The average U.S. rate for a 30-year fixed mortgage fell to 3.23% this week, the lowest ever recorded by Freddie Mac in a series that goes back to 1971.
The rate fell 10 basis points from the prior week after the Federal Reserve spent almost half a trillion dollars buying mortgage-backed securities to grease the wheels of the bond market and reassure investors. The new low beat the prior record – the 3.29% recorded in the first week of March – by six basis points.
On March 15, the Fed initially announced it would buy $200 billion of agency MBS to keep credit flowing amid COVID-19 fears. After the pandemic worsened in the following days and credit markets began freezing anew, Powell announced on March 23 the Fed would buy as many bonds as needed to restore normal functioning.
After spending more than double the $200 billion he initially budgeted, it worked. During a video press conference with reporters on Wednesday, after the end of the central bank’s two-day meeting, Fed Chairman Jerome Powell declared the program a success.
It wasn’t quite the same as the “Mission Accomplished” banner unfurled across the bridge of the aircraft carrier U.S.S. Abraham Lincoln in 2003 when President George Bush marked the end of the first phase of the Iraq War. But, it was as close as the soft-spoken head of the Fed – who follows the tradition of using muted language that won’t upset the markets – is likely to get.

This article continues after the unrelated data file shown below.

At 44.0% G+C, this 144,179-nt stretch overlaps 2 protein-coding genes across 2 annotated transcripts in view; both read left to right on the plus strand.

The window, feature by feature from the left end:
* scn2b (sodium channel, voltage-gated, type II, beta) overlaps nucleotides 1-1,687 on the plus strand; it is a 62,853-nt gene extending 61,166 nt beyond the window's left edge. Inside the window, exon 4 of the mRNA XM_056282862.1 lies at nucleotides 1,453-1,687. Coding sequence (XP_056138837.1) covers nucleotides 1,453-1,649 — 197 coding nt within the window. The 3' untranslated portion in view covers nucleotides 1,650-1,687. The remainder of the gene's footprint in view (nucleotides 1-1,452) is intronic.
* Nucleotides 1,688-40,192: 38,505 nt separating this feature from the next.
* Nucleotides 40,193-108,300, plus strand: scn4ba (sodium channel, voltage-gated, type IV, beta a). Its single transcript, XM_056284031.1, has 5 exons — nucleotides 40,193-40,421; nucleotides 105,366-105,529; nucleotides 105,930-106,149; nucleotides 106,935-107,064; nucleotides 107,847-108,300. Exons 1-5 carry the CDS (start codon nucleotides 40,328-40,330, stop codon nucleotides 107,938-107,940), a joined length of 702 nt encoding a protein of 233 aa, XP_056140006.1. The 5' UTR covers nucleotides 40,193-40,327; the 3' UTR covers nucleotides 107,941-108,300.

“Our purchases have helped market conditions improve substantially in recent weeks,” Powell said on Wednesday. “In light of this improvement, we have slowed our pace of purchases.”
The Fed will continue buying bonds “as needed” to keep credit markets liquid, Powell told reporters, without providing specifics. That indicates we’re unlikely to see anything like the three-day buying spree in late March when the Fed bought $99.9 billion of MBS, according to data provided to HousingWire.
While homebuying demand is still on pause, with most of the U.S. under “stay-at-home” state mandates, the record-low rates should provide quick support for refinancing activity, said Sam Khater, Freddie Mac’s chief economist
“The size and depth of the secondary mortgage market is helping to keep rates at record lows,” Khater said. “These low rates are driving higher refinance activity and have modestly helped improve purchase demand from their extremely low levels in mid-April.”
Refinancing volume probably will rise to $429 billion in the second quarter, Fannie Mae said in an April 10 forecast. That would make it the highest since 2012’s fourth quarter, according to data from the Mortgage Bankers Association.